a place to share ideas
This May 19th-23rd, hundreds of academic researchers and design practitioners will gather virtually for the 52nd annual Environmental Design Research Association (EDRA) conference to share new research-based knowledge about the built environment, with a focus this year on just environments. Presentations in the past have covered topics as wide-ranging as design technology, sustainability art, ecodistricts, and workplace design, with most work addressing some aspect of the climate crisis, wellness and/or equity.
Besides allowing fun glimpses into countless ongoing research efforts, EDRA conferences provide space for “knowledge networks” to host topical conversations. As coordinator of Lake|Flato’s Investigations program, this year I’ll participate in the Researchers in Professional Practice seminar “Behind the Curtain: The Latest in Practice-Based Research.” A unique group within the academia-heavy EDRA community, we’ll discuss the varied approaches to conducting and applying environmental design research within a professional setting.
For Lake|Flato, the EDRA community has provided a chance to expand our own understanding of the relationships between architecture and people and planet, for asking new questions about those links, and for connecting with experienced researchers to expand our own Investigations program. As an example, we’re currently partnered with Dr. Erin Hamilton of Texas Tech University, whom we met at an EDRA conference, to study the link between biophilia and occupant behavior in our recently completed Biomedical Sciences and Engineering building at the Universities at Shady Grove (part of the University System of Maryland), a collaboration with Cooper Carry. Through this investigation with Dr. Hamilton, we hope to understand which design strategies implemented in the project have the strongest correlations with building occupants’ likelihood of performing environmentally-responsible behaviors, so we can focus our efforts on those strategies in future projects.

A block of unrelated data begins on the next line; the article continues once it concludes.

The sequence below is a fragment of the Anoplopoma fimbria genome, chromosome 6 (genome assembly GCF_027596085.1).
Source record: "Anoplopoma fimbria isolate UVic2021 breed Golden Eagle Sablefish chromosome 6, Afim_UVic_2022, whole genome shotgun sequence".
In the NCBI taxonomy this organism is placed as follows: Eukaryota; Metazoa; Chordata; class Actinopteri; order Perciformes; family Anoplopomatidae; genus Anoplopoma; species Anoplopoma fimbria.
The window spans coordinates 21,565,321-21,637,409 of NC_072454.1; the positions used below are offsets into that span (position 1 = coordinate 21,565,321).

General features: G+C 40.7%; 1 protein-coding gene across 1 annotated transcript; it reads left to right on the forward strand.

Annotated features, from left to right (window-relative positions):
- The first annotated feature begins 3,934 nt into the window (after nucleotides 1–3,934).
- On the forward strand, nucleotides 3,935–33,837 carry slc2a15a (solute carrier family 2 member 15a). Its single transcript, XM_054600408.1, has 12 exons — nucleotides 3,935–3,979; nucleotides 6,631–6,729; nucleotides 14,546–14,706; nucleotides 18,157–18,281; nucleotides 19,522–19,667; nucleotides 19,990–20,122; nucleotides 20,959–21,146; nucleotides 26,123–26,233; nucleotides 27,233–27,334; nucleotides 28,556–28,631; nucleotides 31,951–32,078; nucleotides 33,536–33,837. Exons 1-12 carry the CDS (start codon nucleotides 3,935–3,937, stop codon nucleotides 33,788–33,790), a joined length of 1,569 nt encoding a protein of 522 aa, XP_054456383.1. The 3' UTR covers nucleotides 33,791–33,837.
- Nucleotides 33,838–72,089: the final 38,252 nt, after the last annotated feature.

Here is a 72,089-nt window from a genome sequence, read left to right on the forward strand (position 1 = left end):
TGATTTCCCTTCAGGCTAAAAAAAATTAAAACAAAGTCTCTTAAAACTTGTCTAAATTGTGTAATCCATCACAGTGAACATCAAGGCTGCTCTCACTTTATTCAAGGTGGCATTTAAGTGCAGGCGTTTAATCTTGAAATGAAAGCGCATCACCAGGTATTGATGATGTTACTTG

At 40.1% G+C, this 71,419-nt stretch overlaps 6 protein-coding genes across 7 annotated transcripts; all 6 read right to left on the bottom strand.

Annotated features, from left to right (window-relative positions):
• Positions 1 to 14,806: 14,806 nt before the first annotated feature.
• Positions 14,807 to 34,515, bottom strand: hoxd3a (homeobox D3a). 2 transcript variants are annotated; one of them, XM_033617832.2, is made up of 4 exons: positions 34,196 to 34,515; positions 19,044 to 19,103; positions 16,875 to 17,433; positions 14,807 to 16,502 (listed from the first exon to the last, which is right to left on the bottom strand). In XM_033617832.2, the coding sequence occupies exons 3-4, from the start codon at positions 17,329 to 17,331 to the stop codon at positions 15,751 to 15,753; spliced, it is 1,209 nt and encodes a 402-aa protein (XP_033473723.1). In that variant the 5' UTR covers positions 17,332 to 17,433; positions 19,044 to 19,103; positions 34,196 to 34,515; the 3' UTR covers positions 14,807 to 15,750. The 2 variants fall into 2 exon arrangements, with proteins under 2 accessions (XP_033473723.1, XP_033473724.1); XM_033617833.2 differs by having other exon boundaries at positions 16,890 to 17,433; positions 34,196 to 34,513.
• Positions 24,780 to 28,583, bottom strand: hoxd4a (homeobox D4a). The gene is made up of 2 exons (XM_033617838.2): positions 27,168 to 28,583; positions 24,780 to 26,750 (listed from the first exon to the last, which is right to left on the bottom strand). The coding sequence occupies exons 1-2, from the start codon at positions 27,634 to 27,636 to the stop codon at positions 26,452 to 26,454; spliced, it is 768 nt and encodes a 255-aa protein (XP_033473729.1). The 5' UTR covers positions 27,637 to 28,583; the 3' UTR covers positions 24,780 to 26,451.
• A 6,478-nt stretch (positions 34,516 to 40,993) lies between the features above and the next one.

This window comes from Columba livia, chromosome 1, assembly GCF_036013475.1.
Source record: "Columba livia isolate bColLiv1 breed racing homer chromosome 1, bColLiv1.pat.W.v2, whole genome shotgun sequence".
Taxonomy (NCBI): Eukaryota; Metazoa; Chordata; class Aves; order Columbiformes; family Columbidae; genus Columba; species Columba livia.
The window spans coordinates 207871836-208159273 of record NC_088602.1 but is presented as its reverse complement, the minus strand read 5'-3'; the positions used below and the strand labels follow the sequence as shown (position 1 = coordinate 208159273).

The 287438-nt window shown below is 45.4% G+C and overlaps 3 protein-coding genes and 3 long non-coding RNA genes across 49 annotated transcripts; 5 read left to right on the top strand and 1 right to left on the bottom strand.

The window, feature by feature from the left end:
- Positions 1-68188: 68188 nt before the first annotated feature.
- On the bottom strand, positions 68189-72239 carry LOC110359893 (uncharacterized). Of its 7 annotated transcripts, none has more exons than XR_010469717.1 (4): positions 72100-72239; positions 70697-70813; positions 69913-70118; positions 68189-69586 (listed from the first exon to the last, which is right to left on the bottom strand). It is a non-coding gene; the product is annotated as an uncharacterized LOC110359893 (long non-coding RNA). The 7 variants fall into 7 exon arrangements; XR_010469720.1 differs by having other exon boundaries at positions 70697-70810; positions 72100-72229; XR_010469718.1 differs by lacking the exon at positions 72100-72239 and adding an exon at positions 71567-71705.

EDRA conferences are always a delightful and inspiring reminder of the wide world of research taking place in institutions around the world. As busy architects, it can be hard to find the time to stay engaged with that knowledge, but EDRA and our Investigations program help us do that. As we continue to shape the built environment daily, pursuing lofty goals like carbon neutrality by 2030, we’re committed to bridging between the worlds of research and practice, investing in the critical feedback loop of investigation, knowledge, and application.